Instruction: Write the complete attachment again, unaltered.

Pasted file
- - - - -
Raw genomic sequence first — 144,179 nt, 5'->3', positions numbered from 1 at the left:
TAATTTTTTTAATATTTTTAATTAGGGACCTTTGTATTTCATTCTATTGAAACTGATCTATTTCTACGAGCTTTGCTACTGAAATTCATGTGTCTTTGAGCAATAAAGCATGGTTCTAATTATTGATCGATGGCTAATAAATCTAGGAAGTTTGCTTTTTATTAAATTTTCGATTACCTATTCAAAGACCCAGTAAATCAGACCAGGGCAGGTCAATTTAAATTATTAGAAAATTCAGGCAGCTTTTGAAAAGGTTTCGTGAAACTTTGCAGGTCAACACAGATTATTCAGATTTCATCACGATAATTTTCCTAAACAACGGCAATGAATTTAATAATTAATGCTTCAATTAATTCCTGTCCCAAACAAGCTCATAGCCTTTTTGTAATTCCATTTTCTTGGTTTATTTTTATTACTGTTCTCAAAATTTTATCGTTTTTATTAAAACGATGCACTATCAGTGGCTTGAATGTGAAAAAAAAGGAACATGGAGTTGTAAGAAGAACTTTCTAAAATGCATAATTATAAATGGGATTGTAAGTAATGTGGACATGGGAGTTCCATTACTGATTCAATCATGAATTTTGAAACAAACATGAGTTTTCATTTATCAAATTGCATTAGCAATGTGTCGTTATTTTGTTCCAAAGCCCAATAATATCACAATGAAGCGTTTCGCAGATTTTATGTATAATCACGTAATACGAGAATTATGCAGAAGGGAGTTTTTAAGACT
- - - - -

Raw genomic sequence first — 144,179 nt, 5'->3', positions numbered from 1 at the left:
TAATTTTTTTAATATTTTTAATTAGGGACCTTTGTATTTCATTCTATTGAAACTGATCTATTTCTACGAGCTTTGCTACTGAAATTCATGTGTCTTTGAGCAATAAAGCATGGTTCTAATTATTGATCGATGGCTAATAAATCTAGGAAGTTTGCTTTTTATTAAATTTTCGATTACCTATTCAAAGACCCAGTAAATCAGACCAGGGCAGGTCAATTTAAATTATTAGAAAATTCAGGCAGCTTTTGAAAAGGTTTCGTGAAACTTTGCAGGTCAACACAGATTATTCAGATTTCATCACGATAATTTTCCTAAACAACGGCAATGAATTTAATAATTAATGCTTCAATTAATTCCTGTCCCAAACAAGCTCATAGCCTTTTTGTAATTCCATTTTCTTGGTTTATTTTTATTACTGTTCTCAAAATTTTATCGTTTTTATTAAAACGATGCACTATCAGTGGCTTGAATGTGAAAAAAAAGGAACATGGAGTTGTAAGAAGAACTTTCTAAAATGCATAATTATAAATGGGATTGTAAGTAATGTGGACATGGGAGTTCCATTACTGATTCAATCATGAATTTTGAAACAAACATGAGTTTTCATTTATCAAATTGCATTAGCAATGTGTCGTTATTTTGTTCCAAAGCCCAATAATATCACAATGAAGCGTTTCGCAGATTTTATGTATAATCACGTAATACGAGAATTATGCAGAAGGGAGTTTTTAAGACT